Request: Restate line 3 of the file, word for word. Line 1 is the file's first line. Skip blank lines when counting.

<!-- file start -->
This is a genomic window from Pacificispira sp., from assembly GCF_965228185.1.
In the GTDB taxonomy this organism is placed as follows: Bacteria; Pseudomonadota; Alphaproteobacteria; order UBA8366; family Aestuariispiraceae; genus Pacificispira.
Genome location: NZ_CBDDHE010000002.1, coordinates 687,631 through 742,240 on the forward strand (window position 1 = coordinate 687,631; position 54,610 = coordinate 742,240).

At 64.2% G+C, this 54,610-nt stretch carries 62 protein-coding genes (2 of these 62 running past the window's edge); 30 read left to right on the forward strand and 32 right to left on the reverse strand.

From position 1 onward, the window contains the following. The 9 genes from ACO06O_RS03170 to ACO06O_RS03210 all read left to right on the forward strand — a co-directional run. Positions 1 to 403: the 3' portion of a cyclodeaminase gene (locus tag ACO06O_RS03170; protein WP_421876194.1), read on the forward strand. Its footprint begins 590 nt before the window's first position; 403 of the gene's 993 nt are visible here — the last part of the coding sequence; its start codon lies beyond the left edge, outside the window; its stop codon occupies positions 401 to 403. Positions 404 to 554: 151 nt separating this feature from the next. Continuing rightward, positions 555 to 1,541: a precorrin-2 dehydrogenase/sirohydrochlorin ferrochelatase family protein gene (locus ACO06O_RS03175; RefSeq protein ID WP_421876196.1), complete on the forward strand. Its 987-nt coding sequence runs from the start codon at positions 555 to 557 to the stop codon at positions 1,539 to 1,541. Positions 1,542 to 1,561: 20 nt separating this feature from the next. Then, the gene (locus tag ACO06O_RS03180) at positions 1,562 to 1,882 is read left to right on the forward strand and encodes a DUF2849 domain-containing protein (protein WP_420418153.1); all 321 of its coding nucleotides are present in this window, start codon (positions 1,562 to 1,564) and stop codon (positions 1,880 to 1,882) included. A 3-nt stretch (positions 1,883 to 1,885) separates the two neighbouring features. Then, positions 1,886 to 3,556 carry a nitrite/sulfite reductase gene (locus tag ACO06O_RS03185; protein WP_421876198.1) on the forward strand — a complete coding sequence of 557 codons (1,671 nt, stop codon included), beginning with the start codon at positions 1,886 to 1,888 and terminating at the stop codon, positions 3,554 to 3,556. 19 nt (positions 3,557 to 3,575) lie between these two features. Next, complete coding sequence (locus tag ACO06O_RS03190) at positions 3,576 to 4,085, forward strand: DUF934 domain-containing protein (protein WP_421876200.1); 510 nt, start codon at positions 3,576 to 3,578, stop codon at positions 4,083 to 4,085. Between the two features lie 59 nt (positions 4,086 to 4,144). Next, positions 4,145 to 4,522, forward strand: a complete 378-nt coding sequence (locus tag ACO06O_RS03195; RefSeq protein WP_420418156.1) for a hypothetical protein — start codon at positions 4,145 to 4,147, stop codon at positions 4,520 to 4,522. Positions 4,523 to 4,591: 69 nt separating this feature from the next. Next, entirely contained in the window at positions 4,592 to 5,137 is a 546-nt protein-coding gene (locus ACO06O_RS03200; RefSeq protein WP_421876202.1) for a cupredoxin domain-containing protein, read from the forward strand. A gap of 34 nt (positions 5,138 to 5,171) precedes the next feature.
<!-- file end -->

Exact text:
Genome location: NZ_CBDDHE010000002.1, coordinates 687,631 through 742,240 on the forward strand (window position 1 = coordinate 687,631; position 54,610 = coordinate 742,240).